What Customers Don’t Want to Hear

Language is important. Just ask George W. Bush, Joe Biden or any other political gaffe machine you can think of. Choosing the wrong words when dealing with the general public can make your job that much harder, and can cost your company future business if it occurs in the customer service deparment. Customer Contact News offers some useful tips on what NOT to say:

Sure, these lines sound innocent enough to your ears, but to customers, they sound like lame excuses for not helping them.

Try to avoid these phrases in your contact center.  Some customers practically cringe when they hear them.

  • “That’s our policy.” It’s a corporate way of saying no and it sounds like agents don’t want to – not can’t – do what customers have requested. Try: “Here’s why we’ll have to find another solution …”
  • “I’m new here.” Agents who use this line suggest to customers that they weren’t properly trained. Try: “Let me double-check with someone before I answer that. I want to give you the most accurate answer possible.”
  • “My supervisor’s not available.” That’s not customers’ problem. Get to someone who can help. Try: “I’m sure Sally can help us with this. Can you wait while I get her on the line also?”
  • “I don’t know.” Customers called you and expect you to be the expert. Try: “Let me look into that.”

The Importance of Good Customer Service (Part XXIV)

We’ve offered quite a few posts on customer service tips, errors, blunders, horrors, etc. Why? Because your customer service reps are your first and often only point of contact with your customers. A bad experience could lead to not only a customer taking his/her business elsewhere, but can also earn your business a serious thrashing on Twitter or Facebook, thus souring others on your services. CustomerContactNews offers this advice:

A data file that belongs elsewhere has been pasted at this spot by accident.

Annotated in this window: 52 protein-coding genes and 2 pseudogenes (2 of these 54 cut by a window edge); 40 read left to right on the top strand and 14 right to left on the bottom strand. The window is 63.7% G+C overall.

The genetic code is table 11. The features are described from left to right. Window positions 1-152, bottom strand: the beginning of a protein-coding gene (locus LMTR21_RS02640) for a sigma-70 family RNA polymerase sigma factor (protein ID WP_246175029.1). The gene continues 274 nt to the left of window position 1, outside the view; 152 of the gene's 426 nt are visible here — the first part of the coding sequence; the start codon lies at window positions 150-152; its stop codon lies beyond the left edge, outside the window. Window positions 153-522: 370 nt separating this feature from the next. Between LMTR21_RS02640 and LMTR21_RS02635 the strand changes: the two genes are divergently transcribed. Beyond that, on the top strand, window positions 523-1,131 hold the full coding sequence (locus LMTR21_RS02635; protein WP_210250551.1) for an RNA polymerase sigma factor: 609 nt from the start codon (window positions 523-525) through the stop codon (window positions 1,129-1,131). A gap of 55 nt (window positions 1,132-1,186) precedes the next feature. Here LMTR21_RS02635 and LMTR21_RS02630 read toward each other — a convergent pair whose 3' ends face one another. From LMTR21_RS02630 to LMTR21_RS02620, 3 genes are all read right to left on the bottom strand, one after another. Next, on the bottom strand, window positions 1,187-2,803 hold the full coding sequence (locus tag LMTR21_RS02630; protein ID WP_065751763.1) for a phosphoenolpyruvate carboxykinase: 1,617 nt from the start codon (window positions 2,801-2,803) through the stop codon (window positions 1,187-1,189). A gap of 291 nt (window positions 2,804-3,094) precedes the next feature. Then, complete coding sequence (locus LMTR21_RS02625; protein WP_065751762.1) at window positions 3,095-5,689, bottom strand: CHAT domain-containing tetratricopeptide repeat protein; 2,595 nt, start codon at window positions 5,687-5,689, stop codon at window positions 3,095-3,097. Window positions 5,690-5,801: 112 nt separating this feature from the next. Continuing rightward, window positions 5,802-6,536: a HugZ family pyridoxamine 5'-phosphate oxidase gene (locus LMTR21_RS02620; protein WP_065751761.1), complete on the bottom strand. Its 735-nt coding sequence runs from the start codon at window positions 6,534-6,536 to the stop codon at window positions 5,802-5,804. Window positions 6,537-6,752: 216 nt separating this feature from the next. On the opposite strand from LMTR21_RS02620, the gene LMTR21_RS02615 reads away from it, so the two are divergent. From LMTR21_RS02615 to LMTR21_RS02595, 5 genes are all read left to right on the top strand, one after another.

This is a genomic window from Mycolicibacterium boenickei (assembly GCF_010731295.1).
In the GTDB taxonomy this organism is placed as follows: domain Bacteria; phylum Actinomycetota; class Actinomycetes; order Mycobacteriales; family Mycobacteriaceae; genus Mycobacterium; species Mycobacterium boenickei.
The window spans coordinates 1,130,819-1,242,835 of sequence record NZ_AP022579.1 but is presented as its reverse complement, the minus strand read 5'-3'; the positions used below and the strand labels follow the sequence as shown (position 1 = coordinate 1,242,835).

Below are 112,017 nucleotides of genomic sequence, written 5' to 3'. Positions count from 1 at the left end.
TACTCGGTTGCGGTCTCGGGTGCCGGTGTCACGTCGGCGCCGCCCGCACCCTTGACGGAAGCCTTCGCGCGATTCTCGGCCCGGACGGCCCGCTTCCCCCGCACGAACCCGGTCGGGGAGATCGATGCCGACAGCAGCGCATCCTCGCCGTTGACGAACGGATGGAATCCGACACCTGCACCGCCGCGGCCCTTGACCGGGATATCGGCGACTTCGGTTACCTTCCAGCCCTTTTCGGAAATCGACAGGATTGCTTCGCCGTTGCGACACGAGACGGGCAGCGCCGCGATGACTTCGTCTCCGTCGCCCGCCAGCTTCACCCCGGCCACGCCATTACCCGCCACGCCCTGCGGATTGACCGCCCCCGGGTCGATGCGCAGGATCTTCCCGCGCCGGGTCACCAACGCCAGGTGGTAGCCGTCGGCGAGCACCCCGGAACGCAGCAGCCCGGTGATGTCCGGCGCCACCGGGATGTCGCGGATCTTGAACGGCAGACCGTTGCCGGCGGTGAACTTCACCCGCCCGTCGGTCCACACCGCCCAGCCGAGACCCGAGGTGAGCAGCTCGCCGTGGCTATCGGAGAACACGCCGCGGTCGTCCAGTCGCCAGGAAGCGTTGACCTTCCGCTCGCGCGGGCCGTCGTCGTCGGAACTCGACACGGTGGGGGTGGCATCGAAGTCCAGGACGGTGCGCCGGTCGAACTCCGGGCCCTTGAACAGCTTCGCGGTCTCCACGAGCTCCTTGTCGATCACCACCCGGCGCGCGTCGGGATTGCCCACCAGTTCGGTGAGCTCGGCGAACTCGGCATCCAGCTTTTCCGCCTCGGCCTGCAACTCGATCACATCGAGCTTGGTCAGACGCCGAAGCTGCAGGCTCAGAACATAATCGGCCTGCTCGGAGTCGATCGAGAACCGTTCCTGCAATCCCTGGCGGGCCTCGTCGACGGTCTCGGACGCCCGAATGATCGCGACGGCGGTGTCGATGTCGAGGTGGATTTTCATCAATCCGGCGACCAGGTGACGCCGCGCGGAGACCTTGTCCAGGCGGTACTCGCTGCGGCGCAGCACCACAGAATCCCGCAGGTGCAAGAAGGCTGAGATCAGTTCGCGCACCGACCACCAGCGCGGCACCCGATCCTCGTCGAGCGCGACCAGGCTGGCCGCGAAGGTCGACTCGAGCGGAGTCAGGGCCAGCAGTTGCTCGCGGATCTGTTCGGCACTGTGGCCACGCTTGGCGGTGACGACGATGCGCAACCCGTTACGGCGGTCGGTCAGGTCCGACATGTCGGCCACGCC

You might unknowingly tick off customers if anyone in your contact center commits any of these stupid service mistakes:

  • Lazy courtesy. In the rush to get information, agents might forget to use common courtesies such as “please,” “thank you” and “you’re welcome.” Use them early and often in all conversations.
  • Poor record keeping. Misspelled names, incorrect pronunciations and repeated mistakes on paperwork bother customers. Regularly check that your records are correct.
  • Promises fell short. Promise a little less than you know you can deliver and you’ll keep customers happy.
  • Policy protection. You’ll lose customers if you hide behind policies so you don’t have to do something for them. Instead, find ways around roadblocks and help eliminate policies that inhibit agents and customers.
  • Inaccessibility. If customers can’t get through to you easily, they won’t stick around to try harder. Give them options (e-mail, online chat and a quickly answered toll-free number).
  • Untrained staff. If agents consistently have to turn to others for help, customers will get frustrated. Agents don’t have to know all of the answers, just where to find them. So train more on accessibility and encourage them often to do what’s right for customers